BEIJING — China’s exports rebounded strongly in May as the world’s second-largest economy gradually emerged from COVID-19 lockdowns, factories resumed production and the supply-chain crunch eased.
Exports rose 16.9% from a year earlier, according to data released Thursday by the General Administration of Customs. That beat the 8.0% growth expected by economists polled by The Wall Street Journal, and marked a sharp jump from the 3.9% expansion in April — the lowest in nearly two years.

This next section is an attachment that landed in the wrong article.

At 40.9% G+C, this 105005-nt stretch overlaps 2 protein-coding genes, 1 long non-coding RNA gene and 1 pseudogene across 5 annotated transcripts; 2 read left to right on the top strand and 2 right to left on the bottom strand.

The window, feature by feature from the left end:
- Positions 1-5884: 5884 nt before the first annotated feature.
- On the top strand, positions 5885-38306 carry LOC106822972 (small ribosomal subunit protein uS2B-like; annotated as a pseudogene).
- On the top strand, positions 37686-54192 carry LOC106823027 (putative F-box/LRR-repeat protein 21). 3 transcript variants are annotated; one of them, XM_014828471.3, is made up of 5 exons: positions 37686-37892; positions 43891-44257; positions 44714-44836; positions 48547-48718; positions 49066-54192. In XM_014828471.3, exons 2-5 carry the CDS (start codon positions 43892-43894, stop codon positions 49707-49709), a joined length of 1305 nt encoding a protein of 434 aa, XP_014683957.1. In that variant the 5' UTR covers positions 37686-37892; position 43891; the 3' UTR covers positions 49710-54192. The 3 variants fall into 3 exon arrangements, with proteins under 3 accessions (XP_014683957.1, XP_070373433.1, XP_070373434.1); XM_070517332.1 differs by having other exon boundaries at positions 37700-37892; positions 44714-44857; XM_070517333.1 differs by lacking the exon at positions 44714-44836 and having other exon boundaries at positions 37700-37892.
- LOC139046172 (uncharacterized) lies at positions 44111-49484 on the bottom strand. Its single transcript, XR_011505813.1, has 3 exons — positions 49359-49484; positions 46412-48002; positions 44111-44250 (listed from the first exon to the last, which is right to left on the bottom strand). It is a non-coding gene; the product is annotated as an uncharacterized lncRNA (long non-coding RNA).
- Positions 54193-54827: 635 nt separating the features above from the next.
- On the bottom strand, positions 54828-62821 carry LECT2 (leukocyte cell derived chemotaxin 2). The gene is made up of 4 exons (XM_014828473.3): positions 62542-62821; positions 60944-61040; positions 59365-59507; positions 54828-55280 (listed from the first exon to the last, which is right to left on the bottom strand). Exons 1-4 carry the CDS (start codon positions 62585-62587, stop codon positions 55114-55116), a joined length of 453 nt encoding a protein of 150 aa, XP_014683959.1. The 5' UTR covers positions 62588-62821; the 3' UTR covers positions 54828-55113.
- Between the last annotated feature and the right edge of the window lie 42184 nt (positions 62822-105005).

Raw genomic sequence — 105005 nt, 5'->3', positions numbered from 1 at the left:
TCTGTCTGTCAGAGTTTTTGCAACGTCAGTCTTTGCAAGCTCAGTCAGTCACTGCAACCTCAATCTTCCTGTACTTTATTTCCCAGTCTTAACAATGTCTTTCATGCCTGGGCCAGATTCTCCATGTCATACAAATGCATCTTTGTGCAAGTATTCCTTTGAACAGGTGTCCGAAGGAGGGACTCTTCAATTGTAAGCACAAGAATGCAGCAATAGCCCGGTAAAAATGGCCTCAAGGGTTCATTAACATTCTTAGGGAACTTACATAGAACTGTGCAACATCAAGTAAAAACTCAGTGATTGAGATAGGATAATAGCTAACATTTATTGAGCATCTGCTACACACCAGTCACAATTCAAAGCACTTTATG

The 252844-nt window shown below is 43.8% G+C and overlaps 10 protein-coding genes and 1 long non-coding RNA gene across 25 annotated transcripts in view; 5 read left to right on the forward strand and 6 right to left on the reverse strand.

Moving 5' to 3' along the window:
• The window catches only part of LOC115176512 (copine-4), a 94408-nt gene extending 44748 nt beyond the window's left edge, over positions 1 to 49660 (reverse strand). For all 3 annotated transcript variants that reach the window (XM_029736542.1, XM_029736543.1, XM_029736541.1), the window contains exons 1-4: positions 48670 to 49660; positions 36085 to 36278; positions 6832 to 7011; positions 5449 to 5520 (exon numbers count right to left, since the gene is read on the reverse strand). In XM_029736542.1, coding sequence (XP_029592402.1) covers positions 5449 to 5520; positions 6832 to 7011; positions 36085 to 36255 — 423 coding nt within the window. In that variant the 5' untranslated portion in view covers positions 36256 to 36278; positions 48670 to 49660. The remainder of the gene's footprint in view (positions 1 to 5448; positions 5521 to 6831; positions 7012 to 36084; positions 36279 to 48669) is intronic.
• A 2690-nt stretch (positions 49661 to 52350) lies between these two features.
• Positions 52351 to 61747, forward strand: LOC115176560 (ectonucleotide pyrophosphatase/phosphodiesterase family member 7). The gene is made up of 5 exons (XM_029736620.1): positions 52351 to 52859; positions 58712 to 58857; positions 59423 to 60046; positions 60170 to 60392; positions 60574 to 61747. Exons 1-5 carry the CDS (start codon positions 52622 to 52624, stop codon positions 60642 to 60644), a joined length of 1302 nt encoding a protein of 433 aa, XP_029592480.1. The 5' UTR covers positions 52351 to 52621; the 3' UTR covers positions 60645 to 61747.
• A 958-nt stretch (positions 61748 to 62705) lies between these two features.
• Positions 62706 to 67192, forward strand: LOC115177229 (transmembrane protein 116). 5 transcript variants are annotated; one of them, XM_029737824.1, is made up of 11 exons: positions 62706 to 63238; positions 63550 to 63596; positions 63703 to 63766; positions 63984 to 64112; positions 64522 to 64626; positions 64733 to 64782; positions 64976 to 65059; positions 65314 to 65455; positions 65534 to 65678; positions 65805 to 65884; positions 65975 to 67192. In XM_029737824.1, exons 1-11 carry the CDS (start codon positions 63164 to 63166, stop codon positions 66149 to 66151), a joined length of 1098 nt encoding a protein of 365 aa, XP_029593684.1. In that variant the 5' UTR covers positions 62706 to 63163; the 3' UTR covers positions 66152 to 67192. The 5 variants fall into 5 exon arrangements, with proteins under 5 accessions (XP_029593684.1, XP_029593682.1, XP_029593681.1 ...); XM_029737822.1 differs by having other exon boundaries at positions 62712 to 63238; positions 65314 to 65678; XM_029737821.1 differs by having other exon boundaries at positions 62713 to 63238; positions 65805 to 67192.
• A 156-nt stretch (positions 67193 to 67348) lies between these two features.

Imports increased 4.1% last month after staying flat in April. The economists surveyed had anticipated imports growth of 2.5% for May.
The trade surplus stood at $78.8 billion in May, higher than the $59.5 billion forecast in the WSJ poll. China reported a $51.1 billion trade surplus in April.